Operation New Dawn

By: Henry Ani

Dead Child

This picture shows a man trying to carry a child to safety. Sadly the man did not make it to safety in time to save the child's poor life.

Eight Years

During the eight years between Iraq’s formal declaration of war on September 22, 1980, and Iran’s acceptance of a cease-fire with effect on July 20, 1988, at the very least half a million and possibly twice as many troops were killed on both sides, at least half a million became permanent invalids, some 228 billion dollars were directly expended, and more than 400 billion dollars of damage (mostly to oil facilities, but also to cities) was inflicted, mostly by artillery barrages. Aside from that, the war was inconsequential: having won Iranian recognition of exclusive Iraqi sovereignty over the Shatt-el-Arab River (into which the Tigris and Euphrates combine, forming Iraq’s best outlet to the sea), in 1988 Saddam Hussein surrendered that gain when in need of Iran’s neutrality in anticipation of the 1991 Gulf War.When Saddam Hussein, president of Iraq, quite deliberately started the war, he miscalculated on two counts: first, in attacking a country greatly disorganized by revolution but also greatly energized by it-and whose regime could be consolidated only by a long “patriotic” war, as with all revolutionary regimes; and second, at the level of theater strategy, in launching a surprise invasion against a very large country whose strategic depth he was not even trying to penetrate. Had Iran been given ample warning, it would have mobilized its forces to defend its borderlands; that would have made the Iraqi invasion much more difficult, but in the process the bulk of Iranian forces might have been defeated, possibly forcing Iran to accept a cease-fire on Iraqi terms. As it was, the initial Iraqi offensive thrusts landed in the void, encountering only weak border units before reaching their logistical limits. At that point, Iran had only just started to mobilize in earnest.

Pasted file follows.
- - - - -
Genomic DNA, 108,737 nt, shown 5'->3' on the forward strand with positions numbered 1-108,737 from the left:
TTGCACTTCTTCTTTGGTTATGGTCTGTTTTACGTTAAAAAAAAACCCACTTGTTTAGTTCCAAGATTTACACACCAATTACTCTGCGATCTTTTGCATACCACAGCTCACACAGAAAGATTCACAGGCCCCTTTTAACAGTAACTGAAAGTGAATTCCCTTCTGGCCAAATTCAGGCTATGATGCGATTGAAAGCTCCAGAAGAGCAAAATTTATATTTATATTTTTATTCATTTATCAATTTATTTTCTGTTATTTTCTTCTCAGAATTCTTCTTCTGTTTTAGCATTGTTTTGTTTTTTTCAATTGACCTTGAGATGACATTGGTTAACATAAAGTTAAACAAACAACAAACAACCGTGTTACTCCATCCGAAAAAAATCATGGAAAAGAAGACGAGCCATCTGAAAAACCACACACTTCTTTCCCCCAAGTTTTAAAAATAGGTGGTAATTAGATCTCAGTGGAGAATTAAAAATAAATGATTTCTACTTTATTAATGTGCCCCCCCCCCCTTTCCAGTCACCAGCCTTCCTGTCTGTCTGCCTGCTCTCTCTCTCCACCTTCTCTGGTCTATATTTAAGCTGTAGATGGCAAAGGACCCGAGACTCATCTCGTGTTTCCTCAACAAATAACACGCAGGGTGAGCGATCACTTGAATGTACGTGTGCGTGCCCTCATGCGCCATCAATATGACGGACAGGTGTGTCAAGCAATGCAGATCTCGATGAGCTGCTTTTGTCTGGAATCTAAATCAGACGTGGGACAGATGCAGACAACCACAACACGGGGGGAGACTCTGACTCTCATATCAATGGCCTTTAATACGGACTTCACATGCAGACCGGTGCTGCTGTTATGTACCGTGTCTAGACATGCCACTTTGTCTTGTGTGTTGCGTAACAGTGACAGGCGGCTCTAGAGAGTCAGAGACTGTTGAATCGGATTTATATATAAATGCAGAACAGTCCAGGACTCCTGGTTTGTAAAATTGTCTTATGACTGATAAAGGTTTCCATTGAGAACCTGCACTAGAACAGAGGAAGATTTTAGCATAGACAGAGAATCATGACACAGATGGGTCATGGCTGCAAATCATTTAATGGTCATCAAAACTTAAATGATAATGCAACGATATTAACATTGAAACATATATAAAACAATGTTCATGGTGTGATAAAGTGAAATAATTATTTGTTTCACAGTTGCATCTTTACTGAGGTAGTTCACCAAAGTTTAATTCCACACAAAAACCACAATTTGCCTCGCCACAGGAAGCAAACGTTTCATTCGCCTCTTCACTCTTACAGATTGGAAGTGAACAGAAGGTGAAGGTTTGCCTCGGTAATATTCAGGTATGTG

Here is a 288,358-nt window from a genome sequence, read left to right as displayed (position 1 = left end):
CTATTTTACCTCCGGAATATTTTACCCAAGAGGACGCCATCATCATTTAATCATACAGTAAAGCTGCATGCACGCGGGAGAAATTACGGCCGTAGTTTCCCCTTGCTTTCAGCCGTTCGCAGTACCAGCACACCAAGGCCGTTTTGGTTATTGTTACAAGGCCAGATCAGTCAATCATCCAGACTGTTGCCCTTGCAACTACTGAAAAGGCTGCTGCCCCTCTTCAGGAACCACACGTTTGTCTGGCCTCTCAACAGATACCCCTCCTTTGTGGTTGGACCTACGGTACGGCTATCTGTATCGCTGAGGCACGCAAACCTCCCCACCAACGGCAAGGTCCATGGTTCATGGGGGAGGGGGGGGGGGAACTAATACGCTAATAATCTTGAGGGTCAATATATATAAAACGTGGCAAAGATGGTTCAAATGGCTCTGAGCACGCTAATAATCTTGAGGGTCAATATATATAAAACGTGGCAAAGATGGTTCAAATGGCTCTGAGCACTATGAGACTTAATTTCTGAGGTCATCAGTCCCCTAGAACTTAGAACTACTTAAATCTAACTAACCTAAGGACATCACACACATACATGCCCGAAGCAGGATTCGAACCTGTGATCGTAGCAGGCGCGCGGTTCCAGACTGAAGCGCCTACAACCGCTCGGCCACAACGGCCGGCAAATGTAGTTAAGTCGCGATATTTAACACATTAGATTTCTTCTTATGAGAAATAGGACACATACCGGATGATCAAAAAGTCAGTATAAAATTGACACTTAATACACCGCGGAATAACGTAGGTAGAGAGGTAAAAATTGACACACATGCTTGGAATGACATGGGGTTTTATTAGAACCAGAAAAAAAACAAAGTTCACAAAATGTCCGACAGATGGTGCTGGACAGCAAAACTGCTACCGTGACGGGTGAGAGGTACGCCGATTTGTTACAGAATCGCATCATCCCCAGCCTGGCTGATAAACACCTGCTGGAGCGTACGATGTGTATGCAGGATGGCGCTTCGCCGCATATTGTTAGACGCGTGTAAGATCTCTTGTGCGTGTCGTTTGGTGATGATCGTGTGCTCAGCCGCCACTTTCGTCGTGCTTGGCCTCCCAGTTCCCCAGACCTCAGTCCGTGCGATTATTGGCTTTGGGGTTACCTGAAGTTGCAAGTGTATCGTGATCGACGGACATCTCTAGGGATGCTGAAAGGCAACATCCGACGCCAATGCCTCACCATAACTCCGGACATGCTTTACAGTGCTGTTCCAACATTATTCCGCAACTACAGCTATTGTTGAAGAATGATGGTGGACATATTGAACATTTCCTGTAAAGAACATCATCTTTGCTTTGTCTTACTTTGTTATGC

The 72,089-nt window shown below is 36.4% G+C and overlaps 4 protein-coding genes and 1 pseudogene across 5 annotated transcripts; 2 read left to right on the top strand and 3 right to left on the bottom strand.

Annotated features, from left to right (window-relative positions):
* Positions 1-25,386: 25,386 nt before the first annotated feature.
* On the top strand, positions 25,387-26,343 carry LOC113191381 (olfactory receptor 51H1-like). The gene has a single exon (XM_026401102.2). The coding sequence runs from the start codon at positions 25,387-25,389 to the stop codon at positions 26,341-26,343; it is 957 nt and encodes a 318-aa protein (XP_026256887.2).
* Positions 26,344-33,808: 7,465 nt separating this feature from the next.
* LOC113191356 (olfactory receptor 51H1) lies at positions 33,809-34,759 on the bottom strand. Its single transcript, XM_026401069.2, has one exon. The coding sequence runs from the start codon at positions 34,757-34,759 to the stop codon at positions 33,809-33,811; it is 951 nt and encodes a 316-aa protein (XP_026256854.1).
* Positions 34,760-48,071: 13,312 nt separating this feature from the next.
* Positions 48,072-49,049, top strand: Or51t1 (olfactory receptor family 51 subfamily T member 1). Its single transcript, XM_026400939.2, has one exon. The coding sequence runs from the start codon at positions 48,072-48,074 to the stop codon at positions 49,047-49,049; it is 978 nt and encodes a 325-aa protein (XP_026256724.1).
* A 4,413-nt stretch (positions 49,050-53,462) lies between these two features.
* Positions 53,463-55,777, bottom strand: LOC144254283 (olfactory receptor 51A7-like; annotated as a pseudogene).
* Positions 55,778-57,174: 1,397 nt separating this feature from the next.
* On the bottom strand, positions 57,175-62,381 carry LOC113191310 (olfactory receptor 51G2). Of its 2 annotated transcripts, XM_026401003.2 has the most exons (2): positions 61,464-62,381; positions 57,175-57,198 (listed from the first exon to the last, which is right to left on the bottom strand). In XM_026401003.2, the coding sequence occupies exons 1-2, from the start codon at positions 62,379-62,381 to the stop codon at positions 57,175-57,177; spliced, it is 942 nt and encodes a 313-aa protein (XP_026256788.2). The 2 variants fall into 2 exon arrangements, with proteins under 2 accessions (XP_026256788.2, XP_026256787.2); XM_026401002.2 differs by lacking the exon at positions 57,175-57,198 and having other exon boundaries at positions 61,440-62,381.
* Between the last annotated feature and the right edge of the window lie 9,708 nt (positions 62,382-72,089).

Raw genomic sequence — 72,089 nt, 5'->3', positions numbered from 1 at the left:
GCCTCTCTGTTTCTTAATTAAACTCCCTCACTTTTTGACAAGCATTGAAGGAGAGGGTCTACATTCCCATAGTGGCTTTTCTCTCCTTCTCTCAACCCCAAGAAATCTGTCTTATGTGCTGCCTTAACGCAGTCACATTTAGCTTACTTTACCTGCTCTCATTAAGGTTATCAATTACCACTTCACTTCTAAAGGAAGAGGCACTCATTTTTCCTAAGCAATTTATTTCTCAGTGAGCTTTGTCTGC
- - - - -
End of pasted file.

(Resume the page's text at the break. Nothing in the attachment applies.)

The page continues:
From then on, until the final months of the war eight years later, Iraq was forced on the strategic defensive, having to face periodic Iranian offensives on one sector or another, year after year. After losing most of his territorial gains by May 1982 (when Iran recaptured Khorramshahr), Saddam Hussein’s strategic response was to proclaim a unilateral cease-fire (June 10, 1982) while ordering Iraqi forces to withdraw to the border. But Iran rejected a cease-fire, demanding the removal of Saddam Hussein and compensation for war damage. Upon Iraq’s refusal, Iran launched an invasion into Iraqi territory (Operation Ramadan, on July 13, 1982) in the first of many attempts over the coming years to conquer Basra, Iraq’s second city and only real port.

But revolutionary Iran was very limited in its tactically offensive means. Cut off from U.S. supplies for its largely U.S.-equipped forces and deprived of the shah’s officer cadres who had been driven into exile, imprisoned, or killed, it never managed to reconstitute effective armored formations or its once large and modern air force. Iran’s army and Pasdaran revolutionary guards could mount only massed infantry attacks supported by increasingly strong artillery fire. They capitalized on Iran’s morale and population advantage (forty million versus Iraq’s thirteen million), but although foot infantry could breach Iraqi defense lines from time to time, if only by costly human-wave attacks, it could not penetrate deeply enough in the aftermath to achieve decisive results.

Questions

Some people ask if the Iraq War was a easy war. It wasn't a very easy due to many explosions. Dead people all over the ground,blood flowing out of their body.People tried to find safety but there was not many places to hide.